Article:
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4
A Guy Got Cooked Alive On An Iron Throne

Matthaus Merian

If Hollywood chooses to show you a peasant rebellion in a movie, you can bet your sweet ass that by the end, either A) the rebels will depose the evil king or B) the rebel leader will die a glorious death that inspires generations. The reality is that more often than not, the underclasses who rose up would get crushed via methods so gruesome that they'd give George R.R. Martin nightmares (or possibly an erection).

Case in point: In 1514, a Hungarian soldier named Gyorgy Dozsa was asked to lead an ill-fated Crusade that eventually exploded into a full-on rebellion. After being captured in battle, Dozsa was forced to sit on an "iron throne" while wearing an iron crown and holding a scepter. The only catch was that all three were red hot.

via Wikimedia
Crispy is the head that wears the crown.

So this guy was chained to this hunk of searing hot metal, his skin being fried off of his body, and then Phase II of the punishment kicked in. While Dozsa was still kicking in his smoldering throne, his fellow rebels -- who had all been starved beforehand -- were forced to "bite into his burning body" and "drink his flowing blood." Yeah, this is one of those situations that make you happy that cameras didn't exist back then.

Stephan Taurinus
They didn't even let them choose white or dark meat.

According to that picture, some dudes were playing the bagpipes the whole time, and we absolutely believe it. A captured rebel strapped to a burning chair, screaming as his flesh sizzles off his body while his former loyal friends and comrades rip off ragged hunks of his skin with their teeth like the fucking Walking Dead? Of course they made a band provide theme music. Hey, we bet the entire time you looked at that pic, you didn't even notice that at the very bottom, there's a dude lying on the ground with a massive spike that's been driven up his asshole until it popped out of his shoulder. Why wouldn't there be?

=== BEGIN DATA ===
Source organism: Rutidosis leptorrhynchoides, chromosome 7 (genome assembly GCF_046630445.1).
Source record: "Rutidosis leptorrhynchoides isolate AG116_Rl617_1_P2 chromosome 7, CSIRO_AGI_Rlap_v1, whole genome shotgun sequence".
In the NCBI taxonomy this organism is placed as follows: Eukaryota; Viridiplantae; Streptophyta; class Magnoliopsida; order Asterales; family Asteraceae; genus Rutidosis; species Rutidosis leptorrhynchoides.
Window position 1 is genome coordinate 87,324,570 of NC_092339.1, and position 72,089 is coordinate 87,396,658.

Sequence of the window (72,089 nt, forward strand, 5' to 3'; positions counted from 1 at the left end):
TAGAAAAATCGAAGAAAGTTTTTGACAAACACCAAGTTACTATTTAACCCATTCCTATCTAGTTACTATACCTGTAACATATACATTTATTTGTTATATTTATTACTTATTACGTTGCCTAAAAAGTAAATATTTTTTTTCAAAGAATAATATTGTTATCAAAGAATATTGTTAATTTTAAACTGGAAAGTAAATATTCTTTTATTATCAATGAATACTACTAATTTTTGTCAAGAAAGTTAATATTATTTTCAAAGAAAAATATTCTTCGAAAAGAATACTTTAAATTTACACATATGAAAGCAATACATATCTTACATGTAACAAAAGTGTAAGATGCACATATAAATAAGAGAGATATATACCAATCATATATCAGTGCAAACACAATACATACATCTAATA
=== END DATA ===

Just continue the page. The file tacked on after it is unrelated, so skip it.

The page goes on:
3
The Upper Classes Enjoyed Cannibal Medicine, Blood Marmalade, And Skull Chocolate Milkshakes

Christoph Braun / Wiki Commons

When you look at paintings of famous monarchs, such as Charles II ...

John Michael Wright
Who was apparently nothing but a shrunken head tossed haphazardly onto a pile of wrinkled laundry.

... "cannibal" is probably not the first word which comes to mind. Or maybe it is -- we probably should have found a less creepy picture. The point is that he was totally a cannibal, as were some of the most esteemed scientists and aristocrats of 1600s England.

You see, powdered human skull was a common medical prescription for those who could afford it, for everything from dysentery to epilepsy. The same went for human fat, powdered mummy, moss from a dead person's skull, and even fresh human blood -- which one priest had a recipe for making into marmalade. Noted brain scientist Thomas Willis even had a famous medicine made out of powdered skull and, no joke, chocolate. Of course, it was all probably a placebo effect; you can't help but feel a bit better after consuming someone else's fucking cranium. "I don't know if this is clearing up the infection, but it just feels right, damn it!"

David Loggan
Sometimes you feel like founding neurology. Sometimes you feel like cooking up cranium cocoa.

And where did all these medicinal body parts came from? Graveyards, battlefields, executioners, etc. Where else? The past was littered with corpses like they were cigarette butts -- people would probably trip over that shit. As for more exotic ingredients like dried flesh, African sandstorms regularly provided bountiful harvests of jerky.

Hulton Archive/Hulton Archive/Getty Images
You would literally snap into a slim Jim.

Clearly, nobody at that time was too worried about hauntings, is what we're saying. Then again ...

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2
Mary Todd Lincoln Had A Photo Of Abe's Ghost

Print Collector/Hulton Archive/Getty Images